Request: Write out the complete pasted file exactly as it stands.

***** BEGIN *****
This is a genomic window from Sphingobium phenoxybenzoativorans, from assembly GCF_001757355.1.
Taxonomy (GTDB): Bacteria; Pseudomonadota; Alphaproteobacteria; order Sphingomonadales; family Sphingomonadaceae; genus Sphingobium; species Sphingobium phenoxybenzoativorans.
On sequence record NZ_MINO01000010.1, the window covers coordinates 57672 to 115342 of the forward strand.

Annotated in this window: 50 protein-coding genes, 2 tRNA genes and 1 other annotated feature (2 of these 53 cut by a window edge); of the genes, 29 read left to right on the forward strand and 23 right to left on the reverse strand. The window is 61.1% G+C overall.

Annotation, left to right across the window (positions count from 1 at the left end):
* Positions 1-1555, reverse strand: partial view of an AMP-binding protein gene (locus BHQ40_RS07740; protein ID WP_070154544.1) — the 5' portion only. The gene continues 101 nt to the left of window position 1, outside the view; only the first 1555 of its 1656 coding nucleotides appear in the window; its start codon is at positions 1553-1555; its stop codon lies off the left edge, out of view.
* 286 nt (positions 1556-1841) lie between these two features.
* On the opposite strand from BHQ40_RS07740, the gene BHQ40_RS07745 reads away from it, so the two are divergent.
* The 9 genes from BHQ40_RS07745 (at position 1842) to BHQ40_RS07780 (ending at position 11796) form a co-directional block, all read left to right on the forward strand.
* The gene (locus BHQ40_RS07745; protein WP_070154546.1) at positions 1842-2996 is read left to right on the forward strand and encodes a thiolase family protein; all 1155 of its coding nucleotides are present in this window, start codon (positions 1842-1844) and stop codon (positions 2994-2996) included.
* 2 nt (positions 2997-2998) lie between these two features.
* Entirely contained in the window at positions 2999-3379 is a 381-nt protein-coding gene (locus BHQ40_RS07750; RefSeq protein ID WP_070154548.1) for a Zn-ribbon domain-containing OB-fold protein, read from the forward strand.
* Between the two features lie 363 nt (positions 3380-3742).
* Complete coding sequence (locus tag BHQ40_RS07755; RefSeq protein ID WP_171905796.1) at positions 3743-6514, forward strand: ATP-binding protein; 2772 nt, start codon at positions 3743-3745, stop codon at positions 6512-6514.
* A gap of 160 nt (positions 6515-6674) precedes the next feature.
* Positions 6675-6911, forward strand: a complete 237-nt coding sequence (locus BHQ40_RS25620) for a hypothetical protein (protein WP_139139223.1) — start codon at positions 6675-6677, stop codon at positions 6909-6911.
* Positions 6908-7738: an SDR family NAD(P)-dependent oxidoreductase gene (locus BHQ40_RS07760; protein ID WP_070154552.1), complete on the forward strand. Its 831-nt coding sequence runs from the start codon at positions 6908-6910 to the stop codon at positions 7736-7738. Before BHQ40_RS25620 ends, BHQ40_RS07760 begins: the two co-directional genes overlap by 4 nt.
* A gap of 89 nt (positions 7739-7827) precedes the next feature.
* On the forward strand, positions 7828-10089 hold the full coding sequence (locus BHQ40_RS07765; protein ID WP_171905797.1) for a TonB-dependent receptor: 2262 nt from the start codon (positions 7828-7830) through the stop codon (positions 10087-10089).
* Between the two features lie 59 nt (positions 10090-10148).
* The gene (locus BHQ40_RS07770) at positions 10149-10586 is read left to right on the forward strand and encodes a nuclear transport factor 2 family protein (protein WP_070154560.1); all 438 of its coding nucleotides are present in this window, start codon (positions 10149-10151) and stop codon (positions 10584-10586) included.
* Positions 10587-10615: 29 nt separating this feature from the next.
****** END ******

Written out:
This is a genomic window from Sphingobium phenoxybenzoativorans, from assembly GCF_001757355.1.
Taxonomy (GTDB): Bacteria; Pseudomonadota; Alphaproteobacteria; order Sphingomonadales; family Sphingomonadaceae; genus Sphingobium; species Sphingobium phenoxybenzoativorans.
On sequence record NZ_MINO01000010.1, the window covers coordinates 57672 to 115342 of the forward strand.

Annotated in this window: 50 protein-coding genes, 2 tRNA genes and 1 other annotated feature (2 of these 53 cut by a window edge); of the genes, 29 read left to right on the forward strand and 23 right to left on the reverse strand. The window is 61.1% G+C overall.

Annotation, left to right across the window (positions count from 1 at the left end):
* Positions 1-1555, reverse strand: partial view of an AMP-binding protein gene (locus BHQ40_RS07740; protein ID WP_070154544.1) — the 5' portion only. The gene continues 101 nt to the left of window position 1, outside the view; only the first 1555 of its 1656 coding nucleotides appear in the window; its start codon is at positions 1553-1555; its stop codon lies off the left edge, out of view.
* 286 nt (positions 1556-1841) lie between these two features.
* On the opposite strand from BHQ40_RS07740, the gene BHQ40_RS07745 reads away from it, so the two are divergent.
* The 9 genes from BHQ40_RS07745 (at position 1842) to BHQ40_RS07780 (ending at position 11796) form a co-directional block, all read left to right on the forward strand.
* The gene (locus BHQ40_RS07745; protein WP_070154546.1) at positions 1842-2996 is read left to right on the forward strand and encodes a thiolase family protein; all 1155 of its coding nucleotides are present in this window, start codon (positions 1842-1844) and stop codon (positions 2994-2996) included.
* 2 nt (positions 2997-2998) lie between these two features.
* Entirely contained in the window at positions 2999-3379 is a 381-nt protein-coding gene (locus BHQ40_RS07750; RefSeq protein ID WP_070154548.1) for a Zn-ribbon domain-containing OB-fold protein, read from the forward strand.
* Between the two features lie 363 nt (positions 3380-3742).
* Complete coding sequence (locus tag BHQ40_RS07755; RefSeq protein ID WP_171905796.1) at positions 3743-6514, forward strand: ATP-binding protein; 2772 nt, start codon at positions 3743-3745, stop codon at positions 6512-6514.
* A gap of 160 nt (positions 6515-6674) precedes the next feature.
* Positions 6675-6911, forward strand: a complete 237-nt coding sequence (locus BHQ40_RS25620) for a hypothetical protein (protein WP_139139223.1) — start codon at positions 6675-6677, stop codon at positions 6909-6911.
* Positions 6908-7738: an SDR family NAD(P)-dependent oxidoreductase gene (locus BHQ40_RS07760; protein ID WP_070154552.1), complete on the forward strand. Its 831-nt coding sequence runs from the start codon at positions 6908-6910 to the stop codon at positions 7736-7738. Before BHQ40_RS25620 ends, BHQ40_RS07760 begins: the two co-directional genes overlap by 4 nt.
* A gap of 89 nt (positions 7739-7827) precedes the next feature.
* On the forward strand, positions 7828-10089 hold the full coding sequence (locus BHQ40_RS07765; protein ID WP_171905797.1) for a TonB-dependent receptor: 2262 nt from the start codon (positions 7828-7830) through the stop codon (positions 10087-10089).
* Between the two features lie 59 nt (positions 10090-10148).
* The gene (locus BHQ40_RS07770) at positions 10149-10586 is read left to right on the forward strand and encodes a nuclear transport factor 2 family protein (protein WP_070154560.1); all 438 of its coding nucleotides are present in this window, start codon (positions 10149-10151) and stop codon (positions 10584-10586) included.
* Positions 10587-10615: 29 nt separating this feature from the next.